The way UDP leaders talk sometimes, you’d think that this party which has controlled the reins of government since 2008 is ruling the roost in this country for the first time. Honorable Sedi Elrington still cannot make a presentation in the House of Representatives without regurgitating some story about Honorable George Price, the first prime minister of Belize.
It is 34 years since the UDP first formed a government in Belize. In 1984, that party had a resounding victory at the polls. The simple math shows that 34 years have passed since 1984, and for more than 20 of those years the UDP has held sway. It is not only ridiculous for the UDP to persist in misrepresenting the facts, it is unfair to Belize. They are the main authors, architects of the Belize we live in. The Belize we live in has one of the worst crime and violence problems in the world.
We hear people saying that this type of violence is all around us, which might suggest that they feel we should be more accepting of our terrible lot. The suggestion is that it doesn’t matter who leads, it’s the time and the area where we live. It may be that we shouldn’t do the election thing every five years. Maybe we should just call for names and place them in a hat and pull, instead of putting on our thinking hat and making our mark beside a name.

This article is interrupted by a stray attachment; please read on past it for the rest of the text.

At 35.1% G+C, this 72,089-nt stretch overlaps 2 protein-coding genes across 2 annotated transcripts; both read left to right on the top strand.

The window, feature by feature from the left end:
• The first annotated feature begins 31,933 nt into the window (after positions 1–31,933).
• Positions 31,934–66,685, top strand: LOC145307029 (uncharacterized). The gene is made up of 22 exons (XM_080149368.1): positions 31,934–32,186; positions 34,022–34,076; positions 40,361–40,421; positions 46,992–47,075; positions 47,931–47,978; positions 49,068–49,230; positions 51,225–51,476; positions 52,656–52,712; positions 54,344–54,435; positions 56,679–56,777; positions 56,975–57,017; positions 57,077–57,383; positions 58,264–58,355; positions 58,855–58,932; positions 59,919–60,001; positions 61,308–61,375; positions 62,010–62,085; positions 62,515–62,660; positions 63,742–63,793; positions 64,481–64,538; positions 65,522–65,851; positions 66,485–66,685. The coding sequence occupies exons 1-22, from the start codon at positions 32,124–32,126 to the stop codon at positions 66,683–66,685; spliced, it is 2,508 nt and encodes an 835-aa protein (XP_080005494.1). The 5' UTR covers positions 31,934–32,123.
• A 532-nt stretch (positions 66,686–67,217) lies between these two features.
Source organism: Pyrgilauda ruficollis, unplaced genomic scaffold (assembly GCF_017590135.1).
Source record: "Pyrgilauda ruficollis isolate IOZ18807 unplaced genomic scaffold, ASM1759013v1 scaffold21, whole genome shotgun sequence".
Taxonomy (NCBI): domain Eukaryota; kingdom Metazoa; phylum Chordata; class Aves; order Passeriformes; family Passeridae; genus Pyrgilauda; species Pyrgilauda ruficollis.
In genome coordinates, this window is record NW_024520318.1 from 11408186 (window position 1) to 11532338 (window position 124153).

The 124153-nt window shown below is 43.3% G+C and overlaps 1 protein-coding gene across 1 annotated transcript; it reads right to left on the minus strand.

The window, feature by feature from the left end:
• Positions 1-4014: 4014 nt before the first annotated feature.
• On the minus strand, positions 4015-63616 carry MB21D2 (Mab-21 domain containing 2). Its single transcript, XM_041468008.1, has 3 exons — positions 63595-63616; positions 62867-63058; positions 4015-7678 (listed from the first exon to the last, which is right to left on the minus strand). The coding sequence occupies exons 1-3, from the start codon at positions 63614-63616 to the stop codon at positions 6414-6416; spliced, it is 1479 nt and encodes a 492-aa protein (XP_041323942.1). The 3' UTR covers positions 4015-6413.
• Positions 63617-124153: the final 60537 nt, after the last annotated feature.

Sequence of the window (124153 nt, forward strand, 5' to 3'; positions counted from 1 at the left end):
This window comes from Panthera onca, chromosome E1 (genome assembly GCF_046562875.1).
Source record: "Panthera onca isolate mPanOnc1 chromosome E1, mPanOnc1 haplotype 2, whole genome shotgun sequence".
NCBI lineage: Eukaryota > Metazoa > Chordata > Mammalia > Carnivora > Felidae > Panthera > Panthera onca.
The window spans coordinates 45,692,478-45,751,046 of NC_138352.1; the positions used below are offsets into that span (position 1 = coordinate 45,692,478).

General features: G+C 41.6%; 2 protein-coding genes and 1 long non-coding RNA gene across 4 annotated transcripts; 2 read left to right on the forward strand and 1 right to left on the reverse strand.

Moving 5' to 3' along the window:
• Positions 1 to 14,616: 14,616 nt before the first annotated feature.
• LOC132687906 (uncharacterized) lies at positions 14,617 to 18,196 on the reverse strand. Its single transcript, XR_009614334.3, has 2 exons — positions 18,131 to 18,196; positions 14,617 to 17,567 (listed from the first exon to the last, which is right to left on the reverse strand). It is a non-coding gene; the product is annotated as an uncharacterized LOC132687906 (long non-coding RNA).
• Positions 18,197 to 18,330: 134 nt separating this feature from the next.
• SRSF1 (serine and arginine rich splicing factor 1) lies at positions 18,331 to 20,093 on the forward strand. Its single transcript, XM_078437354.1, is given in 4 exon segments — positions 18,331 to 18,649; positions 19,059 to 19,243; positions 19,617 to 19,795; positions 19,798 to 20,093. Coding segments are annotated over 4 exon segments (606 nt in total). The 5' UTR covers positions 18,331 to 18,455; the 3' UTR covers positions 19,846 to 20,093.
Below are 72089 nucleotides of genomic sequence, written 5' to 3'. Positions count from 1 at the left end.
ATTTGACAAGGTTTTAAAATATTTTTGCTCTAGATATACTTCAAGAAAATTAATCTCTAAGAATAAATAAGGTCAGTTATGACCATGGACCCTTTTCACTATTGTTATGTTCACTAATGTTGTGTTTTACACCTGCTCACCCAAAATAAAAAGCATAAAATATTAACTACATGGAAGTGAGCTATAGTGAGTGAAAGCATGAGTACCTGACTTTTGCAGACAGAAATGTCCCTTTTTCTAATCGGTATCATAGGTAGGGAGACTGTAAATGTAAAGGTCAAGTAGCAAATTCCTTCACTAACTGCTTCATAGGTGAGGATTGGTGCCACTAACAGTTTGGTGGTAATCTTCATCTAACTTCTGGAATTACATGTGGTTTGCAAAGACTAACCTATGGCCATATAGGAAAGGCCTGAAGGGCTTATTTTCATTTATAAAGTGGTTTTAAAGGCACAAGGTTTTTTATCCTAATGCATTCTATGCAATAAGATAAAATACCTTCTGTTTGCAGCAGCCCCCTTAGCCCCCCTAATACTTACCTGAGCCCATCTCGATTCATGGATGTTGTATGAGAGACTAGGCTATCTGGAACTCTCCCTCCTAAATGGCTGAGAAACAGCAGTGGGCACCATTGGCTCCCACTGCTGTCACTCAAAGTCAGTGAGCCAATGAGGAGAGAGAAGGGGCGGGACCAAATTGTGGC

In the 1980’s, a group with some senior leadership got together under the umbrella of a “Crimes Commission” and put forward some recommendations to save our youth from what they saw was a coming storm. Our political leaders decided that it was too expensive to implement the programs the Crimes Commission recommended. Many thought that it was too expensive to NOT implement the programs.
Leadership doesn’t come without constraints. And some situations are damn nigh impossible. A mariner whose boat loses its mast and sails in a storm is up the creek without a paddle. A coach who takes over a team in the building phase is limited in what they and their team can achieve in the short run. Political leaders sometimes also have high hurdles to get over. But serious questions must be asked when crime and violence gets worse every year, for 34 years!
In his New Year’s Day address, Prime Minister Barrow listed “Belizean exceptionalism” as one of our prized attributes. We want to know where this “exceptionalism” is in our leadership, when our murder rates are as bad as or worse than any in our region.
We have the report and it says that on the matter of respect for life there is nothing exceptional in our political leaders. The report says their stewardship in that area is lacking.
A flaw in the defense
We heard quite an extensive part of a conversation between Hon. Finnegan and the hosts of Wave Radio’s morning show, Mr. Joe Bradley and Mr. Alfonso Novelo, on Friday morning. Hon Finnegan had called in, apparently to defend his wife, most men will do that, and also to protect political turf, all politicians will do that.
The main subject of their ire was former PUP senator and foreign minister, Ms. Lisa Shoman, who had written a very tough commentary condemning some comments made by the UDP aspirant for leadership in Lake Independence, Mrs. Diane Finnegan.